Based on the types of services families were using, it was identified that children in the community had low opportunities for free play, exploration and peer interaction. Parks in the communities were not well utilised and children were not often seen in community spaces. This fit with parent reports that children were mostly engaged in structured activities during free time.
Given the numbers of children in the community and the scarcity of play opportunities for all, the group decided to focus on making early childhood services more accessible across the entire community rather than to only sections of the community.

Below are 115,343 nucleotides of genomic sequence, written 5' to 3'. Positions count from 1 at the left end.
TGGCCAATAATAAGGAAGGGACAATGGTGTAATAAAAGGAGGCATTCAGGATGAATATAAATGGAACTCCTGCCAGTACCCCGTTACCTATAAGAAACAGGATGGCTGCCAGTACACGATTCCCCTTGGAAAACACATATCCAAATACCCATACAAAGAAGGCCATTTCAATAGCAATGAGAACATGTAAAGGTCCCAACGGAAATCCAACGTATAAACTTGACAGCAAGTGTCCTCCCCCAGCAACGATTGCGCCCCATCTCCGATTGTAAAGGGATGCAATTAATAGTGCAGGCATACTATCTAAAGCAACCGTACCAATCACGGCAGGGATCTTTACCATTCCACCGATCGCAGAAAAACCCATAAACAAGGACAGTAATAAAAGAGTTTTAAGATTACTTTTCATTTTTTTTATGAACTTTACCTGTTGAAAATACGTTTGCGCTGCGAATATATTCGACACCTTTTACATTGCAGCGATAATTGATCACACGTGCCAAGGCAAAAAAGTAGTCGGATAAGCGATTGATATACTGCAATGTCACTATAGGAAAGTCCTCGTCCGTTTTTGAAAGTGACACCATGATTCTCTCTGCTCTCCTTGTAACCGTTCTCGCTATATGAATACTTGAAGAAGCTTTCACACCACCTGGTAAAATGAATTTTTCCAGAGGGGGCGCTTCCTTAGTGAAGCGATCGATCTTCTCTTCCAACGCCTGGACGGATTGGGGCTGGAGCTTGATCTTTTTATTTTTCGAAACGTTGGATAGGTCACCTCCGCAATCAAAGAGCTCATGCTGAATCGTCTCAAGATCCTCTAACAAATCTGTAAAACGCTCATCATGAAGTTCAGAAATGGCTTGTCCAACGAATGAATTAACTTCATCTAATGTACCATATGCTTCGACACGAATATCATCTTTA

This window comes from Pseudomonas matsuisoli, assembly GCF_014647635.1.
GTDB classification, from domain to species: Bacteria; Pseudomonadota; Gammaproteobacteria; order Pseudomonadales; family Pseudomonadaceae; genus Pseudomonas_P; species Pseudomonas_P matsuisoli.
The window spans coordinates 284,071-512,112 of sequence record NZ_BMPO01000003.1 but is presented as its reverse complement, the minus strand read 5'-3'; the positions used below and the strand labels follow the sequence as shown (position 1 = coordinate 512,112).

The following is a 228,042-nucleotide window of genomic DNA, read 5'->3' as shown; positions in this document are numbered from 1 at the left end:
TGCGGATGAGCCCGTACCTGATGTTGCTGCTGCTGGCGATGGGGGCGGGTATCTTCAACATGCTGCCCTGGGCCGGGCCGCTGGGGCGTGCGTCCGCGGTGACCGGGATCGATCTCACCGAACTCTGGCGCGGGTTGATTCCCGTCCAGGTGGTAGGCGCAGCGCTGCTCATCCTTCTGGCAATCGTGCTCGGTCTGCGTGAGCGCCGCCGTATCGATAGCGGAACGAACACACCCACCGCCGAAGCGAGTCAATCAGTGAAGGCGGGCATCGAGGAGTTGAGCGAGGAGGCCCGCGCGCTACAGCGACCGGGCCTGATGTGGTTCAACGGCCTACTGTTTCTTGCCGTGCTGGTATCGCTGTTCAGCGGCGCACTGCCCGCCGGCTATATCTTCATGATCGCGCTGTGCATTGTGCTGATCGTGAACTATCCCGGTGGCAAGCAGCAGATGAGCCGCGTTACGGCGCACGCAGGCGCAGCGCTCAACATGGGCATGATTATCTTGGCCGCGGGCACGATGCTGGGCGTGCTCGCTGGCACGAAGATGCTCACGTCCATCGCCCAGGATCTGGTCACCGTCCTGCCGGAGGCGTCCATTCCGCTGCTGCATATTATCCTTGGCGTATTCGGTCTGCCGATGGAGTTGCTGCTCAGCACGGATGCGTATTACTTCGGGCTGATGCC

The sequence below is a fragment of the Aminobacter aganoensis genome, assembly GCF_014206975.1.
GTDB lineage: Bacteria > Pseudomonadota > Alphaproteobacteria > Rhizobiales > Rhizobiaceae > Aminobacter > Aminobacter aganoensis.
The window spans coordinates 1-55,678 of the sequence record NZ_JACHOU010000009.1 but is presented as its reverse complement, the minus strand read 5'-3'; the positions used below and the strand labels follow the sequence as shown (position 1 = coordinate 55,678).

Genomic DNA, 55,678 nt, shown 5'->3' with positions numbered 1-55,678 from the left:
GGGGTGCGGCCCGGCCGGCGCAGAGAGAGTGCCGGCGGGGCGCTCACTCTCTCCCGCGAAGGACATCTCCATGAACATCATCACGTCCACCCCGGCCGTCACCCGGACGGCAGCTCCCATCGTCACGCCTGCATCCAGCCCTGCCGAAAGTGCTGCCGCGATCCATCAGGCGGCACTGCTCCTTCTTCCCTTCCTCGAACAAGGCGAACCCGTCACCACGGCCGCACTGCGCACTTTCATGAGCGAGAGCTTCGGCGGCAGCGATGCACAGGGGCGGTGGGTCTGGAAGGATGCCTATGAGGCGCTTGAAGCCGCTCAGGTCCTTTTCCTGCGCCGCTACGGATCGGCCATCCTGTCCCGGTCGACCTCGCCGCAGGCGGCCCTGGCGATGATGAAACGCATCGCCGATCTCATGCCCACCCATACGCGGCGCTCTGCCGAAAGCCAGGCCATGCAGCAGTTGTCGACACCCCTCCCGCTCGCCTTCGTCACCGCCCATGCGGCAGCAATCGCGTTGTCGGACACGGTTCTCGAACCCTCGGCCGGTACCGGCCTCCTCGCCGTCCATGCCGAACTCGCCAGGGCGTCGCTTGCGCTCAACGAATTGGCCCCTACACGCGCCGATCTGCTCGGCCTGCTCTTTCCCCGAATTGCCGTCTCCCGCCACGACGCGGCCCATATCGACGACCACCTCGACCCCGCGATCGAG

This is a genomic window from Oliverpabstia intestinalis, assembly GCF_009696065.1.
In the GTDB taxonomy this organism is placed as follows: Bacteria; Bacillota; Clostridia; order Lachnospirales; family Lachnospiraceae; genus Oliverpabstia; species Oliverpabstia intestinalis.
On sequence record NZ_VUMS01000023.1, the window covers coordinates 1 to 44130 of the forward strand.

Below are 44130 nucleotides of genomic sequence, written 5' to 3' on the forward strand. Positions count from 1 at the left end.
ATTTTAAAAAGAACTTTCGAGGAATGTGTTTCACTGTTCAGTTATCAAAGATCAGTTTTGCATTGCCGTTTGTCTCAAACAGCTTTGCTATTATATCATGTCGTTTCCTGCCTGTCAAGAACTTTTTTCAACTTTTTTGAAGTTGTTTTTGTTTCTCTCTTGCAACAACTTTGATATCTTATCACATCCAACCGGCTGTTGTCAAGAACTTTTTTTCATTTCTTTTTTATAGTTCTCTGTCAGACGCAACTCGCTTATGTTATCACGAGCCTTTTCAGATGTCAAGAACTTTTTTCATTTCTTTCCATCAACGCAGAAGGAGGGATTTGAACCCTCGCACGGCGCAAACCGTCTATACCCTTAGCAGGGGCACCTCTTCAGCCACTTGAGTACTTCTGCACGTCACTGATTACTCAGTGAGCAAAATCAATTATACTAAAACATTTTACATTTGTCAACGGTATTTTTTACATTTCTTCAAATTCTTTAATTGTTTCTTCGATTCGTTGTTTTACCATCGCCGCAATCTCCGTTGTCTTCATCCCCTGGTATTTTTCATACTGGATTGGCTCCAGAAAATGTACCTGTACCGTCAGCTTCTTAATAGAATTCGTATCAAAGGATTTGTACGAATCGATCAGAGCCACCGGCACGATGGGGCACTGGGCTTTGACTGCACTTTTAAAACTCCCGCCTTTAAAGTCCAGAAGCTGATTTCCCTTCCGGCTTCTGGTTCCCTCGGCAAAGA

They especially wanted to make these services available to working and single parent families and provide education to families about the importance of free play and peer play for developing children’s social skills and physical development.
Feedback was sought from stakeholders in the community who may be able to link families into the play initiative and asked whether they saw any barriers to families engaging with the service. Feedback was also sought from families about whether they would like information about how play can benefit children and whether they would use play spaces and opportunities if these could better fit in with their schedules.